Less than two miles from the Blue Ridge Parkway, with a beautiful view of the mountains, they proceeded to plant hundreds of flowers, a beautiful rose garden, and acquired two mini horses, two mini donkeys, seven dogs and two rabbits. A giant oak tree grew right outside Joan and Tom’s window and Tom spent many hours on the porch in the shade of that tree, watching the animals and listening to music, ceiling fan drifting slowly over his head. The much longed for life of leisure and togetherness had arrived, and Tom and Joan were making the most of their time.

One day just five months after the move, Joan went to the hospital complaining of pain and a back X-Ray revealed Stage Four lung cancer metastasized to the spine. “Get your dad on the phone and stay with him,” she said, and we sat with him while the doctor explained that she had incurable cancer. An impossibly quick five weeks later, Joan was gone. Tom was crushed. He bravely announced that he would beat the odds of longtime spouses dying within a year of each other. After a few weeks of spending the better part of the day in his room hanging out with his beloved Maltese dogs and listening to Ella Fitzgerald and Sarah Vaughn, he emerged from his room and made an effort to engage more fully with the family. But his heart just wasn’t in it. He missed Joan, whom he attempted to kiss 100 times  every day of their marriage and still called beautiful up until the day she died. 

He made it six months without his wife and best friend.

 Tom and Joan are deeply missed by their children, Laura Roach Dragon of Kenner, LA, Lisa Roach Maddox and Nancy Roach of Asheville, NC, his granddaughters Lily Maddox and Sara Byrd, and his caretaker and best friend, Candi Riddle of Burnsville, NC. Our family will miss his joy de vivre, his wisecracks, his tricks, his singing and most of all his dedicated love. He will be remembered as the man who made his ten year old granddaughter laugh until she squeaked, loved sardines, was a big fan of hide and seek, and the guy who made every holiday and birthday just that much more special. 

 Tom is preceded in death by his mother Mabel Jones Roach, and father Dudley Snuffer Roach, his  mother-in-law Bessie Dee DeHaven, and his son in law, George Maddox. The day before his death, after staring at the ceiling for many hours, Tom’s eyes began to move and he began to whisper. Daughters Lisa and Nancy, granddaughter Sara, and friend Candi Riddle were at his side. The windows were open, and as a breeze blew through the room he murmured that he “saw” Joan and blew two quick kisses. For half an hour or longer he continued to whisper and comment on long lost loves such as his Maltese Rocky, his mother, and others. He then lapsed into a non-responsive state and died the next day with his family around him.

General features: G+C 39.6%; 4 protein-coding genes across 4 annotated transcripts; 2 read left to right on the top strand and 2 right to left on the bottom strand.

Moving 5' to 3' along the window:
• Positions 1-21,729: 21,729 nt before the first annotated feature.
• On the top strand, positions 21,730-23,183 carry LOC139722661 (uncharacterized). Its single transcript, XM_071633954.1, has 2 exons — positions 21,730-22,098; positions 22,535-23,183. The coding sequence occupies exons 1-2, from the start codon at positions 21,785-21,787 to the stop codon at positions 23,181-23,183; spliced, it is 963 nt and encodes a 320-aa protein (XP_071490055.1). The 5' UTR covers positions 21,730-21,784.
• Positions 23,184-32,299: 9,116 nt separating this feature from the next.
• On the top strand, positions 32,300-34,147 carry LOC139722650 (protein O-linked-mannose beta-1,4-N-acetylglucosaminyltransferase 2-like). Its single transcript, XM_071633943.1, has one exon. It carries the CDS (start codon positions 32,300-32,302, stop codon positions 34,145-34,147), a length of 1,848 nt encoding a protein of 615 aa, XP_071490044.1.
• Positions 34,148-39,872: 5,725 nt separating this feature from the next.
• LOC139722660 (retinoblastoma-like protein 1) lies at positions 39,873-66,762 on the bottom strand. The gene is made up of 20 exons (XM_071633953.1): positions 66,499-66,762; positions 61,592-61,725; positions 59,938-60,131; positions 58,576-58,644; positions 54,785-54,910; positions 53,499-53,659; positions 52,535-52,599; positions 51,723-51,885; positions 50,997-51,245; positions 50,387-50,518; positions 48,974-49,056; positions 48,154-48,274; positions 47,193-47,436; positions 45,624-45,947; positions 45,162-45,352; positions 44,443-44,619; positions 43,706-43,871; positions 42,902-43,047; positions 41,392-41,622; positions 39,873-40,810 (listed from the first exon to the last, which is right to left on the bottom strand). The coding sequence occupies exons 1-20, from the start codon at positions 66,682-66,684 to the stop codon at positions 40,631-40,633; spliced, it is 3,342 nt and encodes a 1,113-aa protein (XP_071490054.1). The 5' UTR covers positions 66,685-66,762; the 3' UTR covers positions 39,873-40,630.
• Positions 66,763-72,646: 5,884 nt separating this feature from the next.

Thomas Roach was a sensitive and special individual who enriched the lives of those around him every day. We will miss him always. His ashes, mixed with Joan’s, reside in the rose garden outside their window. A marker will read, “Step softly, love lies sleeping here.”

To all who knew and loved Tom and Joan, please spend a moment thinking of them and their contribution to our world. 

To contact the family email contactlisamaddox@gmail.com.

 

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Three Years Gone

by fifilaroach on September 4, 2012 · 1 comment

Today, the third anniversary of George’s death was pretty uneventful. We went about our business and thought our thoughts. I think I’m taking things pretty well, but I did, out of nowhere yesterday, get a horrible backache. The worst backache I can remember. I suppose that is all the tangled feelings and disappointments I hold deep inside pushing to get out, or maybe something’s struggling to make room for new feelings.